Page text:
There has always been a concern that Pr*sident Trump “officially” finishing off the Trans-Pacific Partnership proposal would actually primarily be cover for even worse “trade” policy. A couple of items; what’s really going on right now is murky.
Given that recently released 2016 trade data shows that our $347 billion goods trade deficit with China represents almost 50 percent of our global goods trade deficit, what happened to the “get tough on China” trade mantra from the campaign? There’s been a lot of administration talk about renegotiating the North American Free Trade Agreement (NAFTA). However, Trump’s promises to bring down the U.S. trade deficit and create more U.S. manufacturing jobs require attention to China trade.
Yet, one of the only first-day promises included in Trump’s Contract with the American Voter that was not fulfilled was declaring China a currency manipulator. The executive order flurry has not included the widely expected termination of negotiations for a U.S.-China Bilateral Investment Treaty (BIT.) The treaty replicates key aspects of the Trans-Pacific Partnership (TPP) and the NAFTA pacts that Trump loves to bash.
The China BIT, started by the Bush administration and almost completed by the Obama administration, would make it easier to offshore more American jobs to China. It also would give Chinese firms broader rights to purchase U.S. firms, land and other assets and newly expose the U.S. government to demands for compensation from Chinese firms empowered to attack U.S. policies in extra-judicial tribunals. Everything Trump says he is against, so what gives?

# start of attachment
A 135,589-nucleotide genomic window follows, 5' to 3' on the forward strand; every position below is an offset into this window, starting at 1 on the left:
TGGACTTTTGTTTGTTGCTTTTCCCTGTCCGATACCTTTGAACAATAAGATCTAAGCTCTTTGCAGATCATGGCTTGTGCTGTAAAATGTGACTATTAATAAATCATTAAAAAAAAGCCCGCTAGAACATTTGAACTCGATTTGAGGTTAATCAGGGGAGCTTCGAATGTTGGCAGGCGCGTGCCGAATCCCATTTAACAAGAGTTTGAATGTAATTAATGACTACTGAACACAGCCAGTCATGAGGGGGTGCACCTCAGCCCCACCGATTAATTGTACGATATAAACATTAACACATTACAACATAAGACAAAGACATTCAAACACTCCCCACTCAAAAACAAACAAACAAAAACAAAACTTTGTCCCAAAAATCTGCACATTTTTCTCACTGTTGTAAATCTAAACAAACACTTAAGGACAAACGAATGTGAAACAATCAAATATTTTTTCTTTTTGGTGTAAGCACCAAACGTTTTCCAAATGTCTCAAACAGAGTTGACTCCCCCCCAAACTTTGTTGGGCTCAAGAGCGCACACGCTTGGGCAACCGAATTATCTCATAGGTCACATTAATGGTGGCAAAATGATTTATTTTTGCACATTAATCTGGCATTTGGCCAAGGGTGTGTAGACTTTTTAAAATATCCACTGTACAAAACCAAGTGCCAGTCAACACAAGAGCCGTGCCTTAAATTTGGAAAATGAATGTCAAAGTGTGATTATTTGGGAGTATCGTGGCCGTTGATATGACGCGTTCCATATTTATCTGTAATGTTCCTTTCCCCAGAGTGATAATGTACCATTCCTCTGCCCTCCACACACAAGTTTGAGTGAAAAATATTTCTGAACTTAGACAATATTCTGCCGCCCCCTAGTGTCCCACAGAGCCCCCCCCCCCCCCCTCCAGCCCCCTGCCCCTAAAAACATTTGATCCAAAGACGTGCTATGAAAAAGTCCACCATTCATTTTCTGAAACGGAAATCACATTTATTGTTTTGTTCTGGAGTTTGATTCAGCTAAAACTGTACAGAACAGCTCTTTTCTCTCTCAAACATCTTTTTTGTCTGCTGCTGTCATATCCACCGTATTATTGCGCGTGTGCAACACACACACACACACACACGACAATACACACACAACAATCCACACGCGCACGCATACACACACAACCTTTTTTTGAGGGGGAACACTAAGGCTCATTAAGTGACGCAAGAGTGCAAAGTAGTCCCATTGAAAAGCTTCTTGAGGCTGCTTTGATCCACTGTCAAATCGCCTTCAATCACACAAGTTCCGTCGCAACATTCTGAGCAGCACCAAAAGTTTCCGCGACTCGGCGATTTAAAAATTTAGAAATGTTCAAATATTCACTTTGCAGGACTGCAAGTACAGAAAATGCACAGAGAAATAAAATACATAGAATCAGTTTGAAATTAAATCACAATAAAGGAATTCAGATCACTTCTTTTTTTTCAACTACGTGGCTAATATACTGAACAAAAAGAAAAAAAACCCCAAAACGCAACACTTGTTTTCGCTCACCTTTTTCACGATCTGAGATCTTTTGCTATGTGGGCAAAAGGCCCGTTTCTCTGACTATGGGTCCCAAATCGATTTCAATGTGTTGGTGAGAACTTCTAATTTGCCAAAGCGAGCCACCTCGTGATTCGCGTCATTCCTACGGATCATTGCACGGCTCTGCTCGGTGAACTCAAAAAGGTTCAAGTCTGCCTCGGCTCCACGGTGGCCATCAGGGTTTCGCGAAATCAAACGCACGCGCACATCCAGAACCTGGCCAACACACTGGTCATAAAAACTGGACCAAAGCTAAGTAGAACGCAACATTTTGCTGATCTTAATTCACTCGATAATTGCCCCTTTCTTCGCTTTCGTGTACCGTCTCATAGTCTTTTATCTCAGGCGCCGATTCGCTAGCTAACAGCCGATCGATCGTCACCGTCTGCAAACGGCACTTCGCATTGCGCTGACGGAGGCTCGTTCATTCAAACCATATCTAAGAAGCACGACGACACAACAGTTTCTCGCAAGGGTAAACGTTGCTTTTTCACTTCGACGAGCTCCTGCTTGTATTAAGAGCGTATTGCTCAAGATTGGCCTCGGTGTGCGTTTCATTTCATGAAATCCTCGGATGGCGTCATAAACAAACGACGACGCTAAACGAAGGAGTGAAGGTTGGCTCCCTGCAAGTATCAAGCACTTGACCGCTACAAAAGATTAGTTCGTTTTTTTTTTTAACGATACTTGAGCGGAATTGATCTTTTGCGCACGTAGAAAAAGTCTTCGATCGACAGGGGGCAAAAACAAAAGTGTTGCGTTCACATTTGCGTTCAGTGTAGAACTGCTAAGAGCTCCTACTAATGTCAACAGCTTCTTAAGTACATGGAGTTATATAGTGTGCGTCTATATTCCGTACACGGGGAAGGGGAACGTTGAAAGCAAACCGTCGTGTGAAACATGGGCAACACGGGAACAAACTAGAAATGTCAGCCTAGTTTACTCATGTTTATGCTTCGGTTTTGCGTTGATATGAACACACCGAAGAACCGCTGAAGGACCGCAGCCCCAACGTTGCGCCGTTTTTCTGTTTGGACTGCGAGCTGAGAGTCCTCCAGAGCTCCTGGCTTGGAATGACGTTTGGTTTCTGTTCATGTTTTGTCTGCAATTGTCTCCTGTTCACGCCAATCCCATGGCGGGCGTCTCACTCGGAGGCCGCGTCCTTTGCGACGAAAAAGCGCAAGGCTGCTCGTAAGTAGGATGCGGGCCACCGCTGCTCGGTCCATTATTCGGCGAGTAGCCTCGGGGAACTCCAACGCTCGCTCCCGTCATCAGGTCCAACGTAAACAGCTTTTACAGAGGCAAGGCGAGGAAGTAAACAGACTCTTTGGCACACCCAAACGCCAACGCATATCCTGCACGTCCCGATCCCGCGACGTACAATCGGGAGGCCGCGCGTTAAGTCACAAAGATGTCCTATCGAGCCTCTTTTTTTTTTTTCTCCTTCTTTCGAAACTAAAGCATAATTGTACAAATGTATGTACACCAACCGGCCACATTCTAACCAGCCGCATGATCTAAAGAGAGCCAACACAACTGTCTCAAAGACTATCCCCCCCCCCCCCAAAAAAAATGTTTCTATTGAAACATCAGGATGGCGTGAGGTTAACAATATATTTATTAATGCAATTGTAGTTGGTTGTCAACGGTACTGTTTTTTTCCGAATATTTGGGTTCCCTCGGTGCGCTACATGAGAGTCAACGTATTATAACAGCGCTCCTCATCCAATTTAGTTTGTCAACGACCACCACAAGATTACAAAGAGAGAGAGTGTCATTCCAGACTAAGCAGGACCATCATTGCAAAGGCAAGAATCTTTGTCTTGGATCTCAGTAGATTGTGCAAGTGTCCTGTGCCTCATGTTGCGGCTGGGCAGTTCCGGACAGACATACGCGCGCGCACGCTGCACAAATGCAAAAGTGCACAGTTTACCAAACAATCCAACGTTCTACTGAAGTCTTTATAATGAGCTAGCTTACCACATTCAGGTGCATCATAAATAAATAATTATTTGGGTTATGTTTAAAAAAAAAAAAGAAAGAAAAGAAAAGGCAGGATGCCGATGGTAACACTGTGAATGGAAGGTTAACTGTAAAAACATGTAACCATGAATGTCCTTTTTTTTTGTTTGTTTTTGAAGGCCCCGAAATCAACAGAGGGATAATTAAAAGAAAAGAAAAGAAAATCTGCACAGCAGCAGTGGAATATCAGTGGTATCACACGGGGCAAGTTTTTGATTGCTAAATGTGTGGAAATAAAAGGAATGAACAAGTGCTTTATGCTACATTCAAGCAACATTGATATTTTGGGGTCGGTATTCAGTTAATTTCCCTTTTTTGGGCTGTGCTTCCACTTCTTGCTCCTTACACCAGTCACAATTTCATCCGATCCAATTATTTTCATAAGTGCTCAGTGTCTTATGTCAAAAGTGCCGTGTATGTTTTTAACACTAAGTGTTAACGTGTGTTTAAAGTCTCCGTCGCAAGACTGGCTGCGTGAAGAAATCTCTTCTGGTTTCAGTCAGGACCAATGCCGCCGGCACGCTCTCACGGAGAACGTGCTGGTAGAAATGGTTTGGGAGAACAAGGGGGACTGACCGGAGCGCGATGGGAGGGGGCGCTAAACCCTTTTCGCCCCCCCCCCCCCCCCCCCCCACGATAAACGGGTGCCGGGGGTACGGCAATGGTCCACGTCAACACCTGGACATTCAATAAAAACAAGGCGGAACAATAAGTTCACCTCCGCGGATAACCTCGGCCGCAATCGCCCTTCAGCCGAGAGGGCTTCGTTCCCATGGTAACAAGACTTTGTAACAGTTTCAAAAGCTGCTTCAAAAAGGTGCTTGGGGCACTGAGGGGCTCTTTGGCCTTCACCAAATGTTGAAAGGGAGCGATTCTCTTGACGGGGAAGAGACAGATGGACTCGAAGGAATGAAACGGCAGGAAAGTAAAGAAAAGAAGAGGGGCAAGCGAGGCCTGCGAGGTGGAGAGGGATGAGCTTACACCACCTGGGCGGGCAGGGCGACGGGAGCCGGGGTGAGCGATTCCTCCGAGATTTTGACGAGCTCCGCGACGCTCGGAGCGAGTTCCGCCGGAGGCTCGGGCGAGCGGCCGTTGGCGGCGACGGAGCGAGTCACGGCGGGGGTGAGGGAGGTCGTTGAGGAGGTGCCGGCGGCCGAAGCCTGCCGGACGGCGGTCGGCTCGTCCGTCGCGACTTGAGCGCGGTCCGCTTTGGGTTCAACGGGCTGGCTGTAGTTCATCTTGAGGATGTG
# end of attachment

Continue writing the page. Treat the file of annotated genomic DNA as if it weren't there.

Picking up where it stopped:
President Donald Trump has been conspicuously silent about the U.S.-Korea Free Trade Agreement (FTA) since taking office, so whether the administration comments on the pact’s March 15 fifth anniversary is being closely watched. Trump spotlighted the “job-killing trade deal with South Korea” in his nomination acceptance speech and on the stump, where he also often noted “this deal doubled our trade deficit with South Korea and destroyed nearly 100,000 American jobs.”
Trump’s approach to the pact was called into question when he appointed one of the Korea FTA’s most persistent promoters, Andrew Quinn, to be special assistant to the president for international trade, investment and development. When the deal was initially completed in 2007, Quinn, who played a role in FTA negotiations as counselor for economic affairs at the U.S. Embassy in Seoul, declared: “It’s a great agreement” that “demonstrated the effectiveness of the model, i.e., a comprehensive high-standard agreement.”
There was in fact no comment from the Trump administration on the five-year anniversary.